Tag Archives: Rozanne Gates

In Historic Times, Documenting Family Histories

A few years ago, Jeri Johnson’s husband Ed was dying. She had one request: Could someone document his life story?

The Legacy Project could.

The brainchild of longtime Westporters Suzanne Sheridan and Rozanne Gates, it’s a chance to do something we always talk about but seldom find time for: document our lives, for our families and all who will follow.

Thanks to his wife’s determination — and the talents of Suzanne and Rozanne —  Ed told his life story. His children and grandchildren now have a fuller understanding of how he became the man he was.

Others can learn about him too. The book the Legacy Project USA created — “A Tale of Courage in Red, White, and Blue” — is now in the Weston Library.

Suzanne Sheridan and Rozanne Gates

For more than a decade, the Legacy Project has documented other local residents’ stories too, including Dick Pauker (businessman, sculptor and an original founder of the Westport Arts Center); Colleen Plantinga (mother of Prill Boyle, prominent member of the Westport Garden Club and Saugatuck Congregational Church), and Sally Sellars (whose husband Howard Lathrop designed the new Museum of Contemporary Art).

The Legacy Project offers many options. Life stories can be documented and preserved as audio or video recordings, photo albums or authored biographies.

As many people stuck at home during the coronavirus pandemic now understand, many things we’ve always done in person can now be done by phone, or remotely. That’s true of Legacy Project USA interviews too.

In these self-isolating days, we’re finding time to go through those long-delayed projects. We’re also realizing that when life is precious, documenting our histories becomes more important than ever.

Suddenly, The Legacy Project is at the top of our to-do lists.

(For more information, click here or call 203-222-1441.)

Showing Pat Robertson Some Love

The other day, a viewer asked Pat Robertson if it was okay to “like” Facebook photos of same-sex couples.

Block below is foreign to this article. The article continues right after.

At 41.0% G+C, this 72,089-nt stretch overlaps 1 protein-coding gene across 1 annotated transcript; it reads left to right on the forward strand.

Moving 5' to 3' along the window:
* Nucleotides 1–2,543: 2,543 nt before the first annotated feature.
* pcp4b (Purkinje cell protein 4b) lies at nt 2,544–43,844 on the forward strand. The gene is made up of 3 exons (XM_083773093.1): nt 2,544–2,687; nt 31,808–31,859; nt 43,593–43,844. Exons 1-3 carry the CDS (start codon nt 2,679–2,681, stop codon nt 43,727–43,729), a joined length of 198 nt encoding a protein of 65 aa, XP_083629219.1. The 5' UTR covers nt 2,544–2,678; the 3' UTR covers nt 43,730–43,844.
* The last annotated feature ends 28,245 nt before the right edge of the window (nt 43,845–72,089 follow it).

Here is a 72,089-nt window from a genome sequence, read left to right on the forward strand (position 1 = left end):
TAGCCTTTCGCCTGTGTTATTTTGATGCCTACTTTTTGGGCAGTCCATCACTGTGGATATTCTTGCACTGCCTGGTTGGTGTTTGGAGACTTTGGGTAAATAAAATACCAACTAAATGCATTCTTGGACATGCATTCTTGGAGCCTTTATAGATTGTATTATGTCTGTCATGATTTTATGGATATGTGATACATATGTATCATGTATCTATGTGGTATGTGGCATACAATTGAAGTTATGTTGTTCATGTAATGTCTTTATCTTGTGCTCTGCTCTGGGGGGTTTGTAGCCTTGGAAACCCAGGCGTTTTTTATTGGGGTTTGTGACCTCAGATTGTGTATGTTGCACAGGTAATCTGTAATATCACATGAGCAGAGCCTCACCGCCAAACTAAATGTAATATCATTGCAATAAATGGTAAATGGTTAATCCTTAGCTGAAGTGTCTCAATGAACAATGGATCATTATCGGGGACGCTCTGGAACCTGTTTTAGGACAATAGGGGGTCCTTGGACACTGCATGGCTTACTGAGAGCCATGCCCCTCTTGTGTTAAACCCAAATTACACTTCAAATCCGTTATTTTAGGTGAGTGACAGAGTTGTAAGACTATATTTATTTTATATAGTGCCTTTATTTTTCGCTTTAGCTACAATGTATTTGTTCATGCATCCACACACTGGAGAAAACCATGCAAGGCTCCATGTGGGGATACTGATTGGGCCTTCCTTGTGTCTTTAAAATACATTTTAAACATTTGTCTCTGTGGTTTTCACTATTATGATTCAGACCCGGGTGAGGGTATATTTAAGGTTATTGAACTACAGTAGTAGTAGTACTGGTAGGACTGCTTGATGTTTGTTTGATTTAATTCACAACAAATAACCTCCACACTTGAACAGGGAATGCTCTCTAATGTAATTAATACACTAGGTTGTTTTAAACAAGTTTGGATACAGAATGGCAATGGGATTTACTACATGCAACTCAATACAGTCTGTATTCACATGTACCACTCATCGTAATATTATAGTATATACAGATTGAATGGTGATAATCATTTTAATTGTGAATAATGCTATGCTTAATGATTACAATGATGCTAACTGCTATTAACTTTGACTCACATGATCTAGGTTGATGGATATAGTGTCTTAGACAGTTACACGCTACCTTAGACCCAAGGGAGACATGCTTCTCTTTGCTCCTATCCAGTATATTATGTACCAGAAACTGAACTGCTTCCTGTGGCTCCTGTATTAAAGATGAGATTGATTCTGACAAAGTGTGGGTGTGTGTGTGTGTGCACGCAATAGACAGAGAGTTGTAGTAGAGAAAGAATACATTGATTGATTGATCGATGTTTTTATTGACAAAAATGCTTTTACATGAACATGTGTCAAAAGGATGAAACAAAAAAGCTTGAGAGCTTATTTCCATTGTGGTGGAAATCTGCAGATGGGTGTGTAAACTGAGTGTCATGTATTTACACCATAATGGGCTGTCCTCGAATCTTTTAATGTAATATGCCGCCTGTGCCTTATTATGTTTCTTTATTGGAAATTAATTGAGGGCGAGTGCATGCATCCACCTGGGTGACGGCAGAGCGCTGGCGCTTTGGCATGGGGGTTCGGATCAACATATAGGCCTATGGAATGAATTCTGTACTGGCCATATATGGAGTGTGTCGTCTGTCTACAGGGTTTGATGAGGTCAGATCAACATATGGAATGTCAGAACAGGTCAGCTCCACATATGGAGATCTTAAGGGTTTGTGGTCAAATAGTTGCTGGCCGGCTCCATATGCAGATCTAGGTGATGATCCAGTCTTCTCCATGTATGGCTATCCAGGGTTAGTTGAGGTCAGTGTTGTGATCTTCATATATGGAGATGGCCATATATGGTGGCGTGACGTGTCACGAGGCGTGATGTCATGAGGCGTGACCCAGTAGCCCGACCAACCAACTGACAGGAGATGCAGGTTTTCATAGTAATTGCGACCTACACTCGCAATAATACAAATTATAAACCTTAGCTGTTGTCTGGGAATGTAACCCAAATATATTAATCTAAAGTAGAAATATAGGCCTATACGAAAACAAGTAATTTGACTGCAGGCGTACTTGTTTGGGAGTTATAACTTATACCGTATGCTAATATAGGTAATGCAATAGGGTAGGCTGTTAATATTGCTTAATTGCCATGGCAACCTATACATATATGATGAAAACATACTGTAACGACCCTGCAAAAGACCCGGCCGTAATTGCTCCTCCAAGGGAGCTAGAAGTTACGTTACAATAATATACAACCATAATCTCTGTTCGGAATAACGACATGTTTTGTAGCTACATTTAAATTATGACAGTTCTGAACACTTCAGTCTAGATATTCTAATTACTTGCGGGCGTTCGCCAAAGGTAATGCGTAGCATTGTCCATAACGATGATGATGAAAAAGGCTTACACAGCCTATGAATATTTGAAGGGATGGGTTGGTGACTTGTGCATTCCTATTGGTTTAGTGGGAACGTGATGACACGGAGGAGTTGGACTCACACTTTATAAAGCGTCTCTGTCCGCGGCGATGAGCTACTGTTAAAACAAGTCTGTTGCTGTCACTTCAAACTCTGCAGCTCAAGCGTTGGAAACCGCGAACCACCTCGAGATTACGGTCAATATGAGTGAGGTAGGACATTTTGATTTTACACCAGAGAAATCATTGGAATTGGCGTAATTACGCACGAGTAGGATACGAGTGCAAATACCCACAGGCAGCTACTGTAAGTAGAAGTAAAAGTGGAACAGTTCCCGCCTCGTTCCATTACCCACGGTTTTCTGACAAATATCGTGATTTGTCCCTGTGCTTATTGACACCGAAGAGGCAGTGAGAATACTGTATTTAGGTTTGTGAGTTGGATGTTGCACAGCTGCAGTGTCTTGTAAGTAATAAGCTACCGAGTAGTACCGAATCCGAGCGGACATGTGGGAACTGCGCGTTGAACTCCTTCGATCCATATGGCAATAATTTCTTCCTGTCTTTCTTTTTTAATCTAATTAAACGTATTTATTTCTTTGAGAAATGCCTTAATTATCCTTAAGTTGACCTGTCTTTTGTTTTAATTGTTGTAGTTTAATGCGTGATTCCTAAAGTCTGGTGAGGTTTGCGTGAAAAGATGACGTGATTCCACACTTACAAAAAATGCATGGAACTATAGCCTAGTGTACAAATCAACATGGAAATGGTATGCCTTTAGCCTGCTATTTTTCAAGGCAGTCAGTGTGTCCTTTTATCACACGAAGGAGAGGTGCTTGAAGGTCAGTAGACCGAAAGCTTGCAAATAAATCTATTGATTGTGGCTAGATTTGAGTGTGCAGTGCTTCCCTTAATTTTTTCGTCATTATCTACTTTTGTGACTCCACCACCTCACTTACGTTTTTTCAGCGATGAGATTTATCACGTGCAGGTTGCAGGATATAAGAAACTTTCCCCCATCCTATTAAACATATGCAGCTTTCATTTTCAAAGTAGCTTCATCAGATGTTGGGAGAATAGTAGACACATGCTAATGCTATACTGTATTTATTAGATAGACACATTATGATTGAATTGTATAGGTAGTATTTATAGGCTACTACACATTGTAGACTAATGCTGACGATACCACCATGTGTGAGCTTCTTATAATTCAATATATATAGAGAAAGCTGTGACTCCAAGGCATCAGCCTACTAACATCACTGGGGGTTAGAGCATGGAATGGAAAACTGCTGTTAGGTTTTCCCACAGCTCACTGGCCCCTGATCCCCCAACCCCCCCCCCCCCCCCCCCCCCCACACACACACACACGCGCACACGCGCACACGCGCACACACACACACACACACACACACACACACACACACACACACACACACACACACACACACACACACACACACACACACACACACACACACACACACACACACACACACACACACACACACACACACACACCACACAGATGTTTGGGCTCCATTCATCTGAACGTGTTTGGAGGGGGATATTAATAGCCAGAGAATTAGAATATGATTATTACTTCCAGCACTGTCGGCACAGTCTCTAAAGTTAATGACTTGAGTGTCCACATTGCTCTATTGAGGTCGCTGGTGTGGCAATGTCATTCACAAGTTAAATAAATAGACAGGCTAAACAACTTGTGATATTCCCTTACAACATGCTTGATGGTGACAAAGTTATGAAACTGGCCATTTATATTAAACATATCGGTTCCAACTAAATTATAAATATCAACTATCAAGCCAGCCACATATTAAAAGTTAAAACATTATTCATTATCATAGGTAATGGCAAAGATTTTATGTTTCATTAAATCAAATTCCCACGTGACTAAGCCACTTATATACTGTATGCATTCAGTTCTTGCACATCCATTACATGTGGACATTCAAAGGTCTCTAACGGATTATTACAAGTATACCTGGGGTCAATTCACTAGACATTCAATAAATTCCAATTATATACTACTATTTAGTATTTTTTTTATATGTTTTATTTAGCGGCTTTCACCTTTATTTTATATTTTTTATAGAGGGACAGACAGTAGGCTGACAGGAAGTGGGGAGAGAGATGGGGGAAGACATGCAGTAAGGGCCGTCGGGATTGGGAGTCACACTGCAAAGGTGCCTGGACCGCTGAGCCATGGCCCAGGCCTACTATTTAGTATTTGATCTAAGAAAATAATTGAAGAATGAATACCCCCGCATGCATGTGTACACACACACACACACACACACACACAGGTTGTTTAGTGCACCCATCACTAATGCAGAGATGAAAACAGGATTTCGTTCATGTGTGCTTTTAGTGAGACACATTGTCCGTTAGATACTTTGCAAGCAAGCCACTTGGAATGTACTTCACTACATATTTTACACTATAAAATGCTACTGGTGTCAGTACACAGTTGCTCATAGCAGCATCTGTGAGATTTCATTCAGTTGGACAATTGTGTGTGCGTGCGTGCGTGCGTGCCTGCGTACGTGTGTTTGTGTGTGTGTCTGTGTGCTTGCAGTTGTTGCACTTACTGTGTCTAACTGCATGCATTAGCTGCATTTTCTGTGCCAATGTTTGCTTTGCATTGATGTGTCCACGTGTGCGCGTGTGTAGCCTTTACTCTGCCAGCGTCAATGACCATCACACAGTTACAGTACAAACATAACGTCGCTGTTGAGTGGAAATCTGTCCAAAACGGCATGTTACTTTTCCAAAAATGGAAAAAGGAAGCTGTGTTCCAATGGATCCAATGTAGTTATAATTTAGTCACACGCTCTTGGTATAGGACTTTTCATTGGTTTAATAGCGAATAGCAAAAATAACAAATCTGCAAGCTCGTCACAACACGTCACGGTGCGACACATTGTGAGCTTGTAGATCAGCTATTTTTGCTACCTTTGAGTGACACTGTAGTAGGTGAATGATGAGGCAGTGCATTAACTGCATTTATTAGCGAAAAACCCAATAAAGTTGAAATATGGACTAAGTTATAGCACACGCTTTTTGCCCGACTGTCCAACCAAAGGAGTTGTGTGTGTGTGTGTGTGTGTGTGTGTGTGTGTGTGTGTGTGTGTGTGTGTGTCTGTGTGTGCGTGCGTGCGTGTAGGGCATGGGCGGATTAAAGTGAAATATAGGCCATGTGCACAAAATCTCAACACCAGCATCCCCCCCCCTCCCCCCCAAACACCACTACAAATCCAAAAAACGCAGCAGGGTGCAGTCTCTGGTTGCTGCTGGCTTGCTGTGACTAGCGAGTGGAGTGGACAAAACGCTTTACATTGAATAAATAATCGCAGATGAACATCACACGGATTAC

The “700 Club” host/failed presidential candidate/former Southern Baptist minister crawled out of his cave long enough to reply that Facebook needs a “vomit” button for such pictures.

“You’ve got a couple of same-sex guys kissing, do you like that?” he rumbled.

“Well, that makes me want to throw up. To me I would punch ‘vomit,’ not ‘like,’ but they don’t give you that option on Facebook.”

Then he chuckled, at the absurdity of this wacky 21st-century world. (Click here or below to see Rev. Robertson’s full answer.)

That did not sit well with another religious figure. Rev. Debra Haffner — co-founder and president of the Religious Institute, the Westport-based multifaith organization advocating for sexual health, education and justice in faith communities and society — set up a Tumblr page filled with love, not hate.

“Such comments make it sound as if Rev. Robertson has never seen the love and the joy on the faces of same-sex couples,” the page — called “Show Pat Love!” — says.

The Tumblr invites users to share same-sex couple photos — and promises to forward a link to all submissions to Rev. Robertson’s attention.

Dozens of photos have already been posted. There are male couples, and female couples; white, black, Hispanic, Asian and biracial couples; couples with kids, and couples with dogs; couples posing in churches and temples, atop mountains and on beaches.

In other words: same-sex couples doing just what opposite-sex couples do on their wedding days.

One of the 1st couples to be featured is Suzanne Sheridan and Rozanne Gates. The longtime Westporters posted a joyful shot from their wedding ceremony at the Unitarian Church.

Suzanne Sheridan and Rozanne Gates

The minister is Rev. Frank Hall. Also officiating: Rev. Barbara Fast, of the Danbury Unitarian Church.

Interestingly, Debra Haffner is associated with the Unitarians  too. When she’s not running the Religious Institute, she serves as a community minister at the Westport church.

Where, clearly, there is plenty of love to go around.

And enough to spare, even for a grumpy old man living out a different century in a Virginia cave.

(Click here for the “Show Pat Love!” Tumblr.)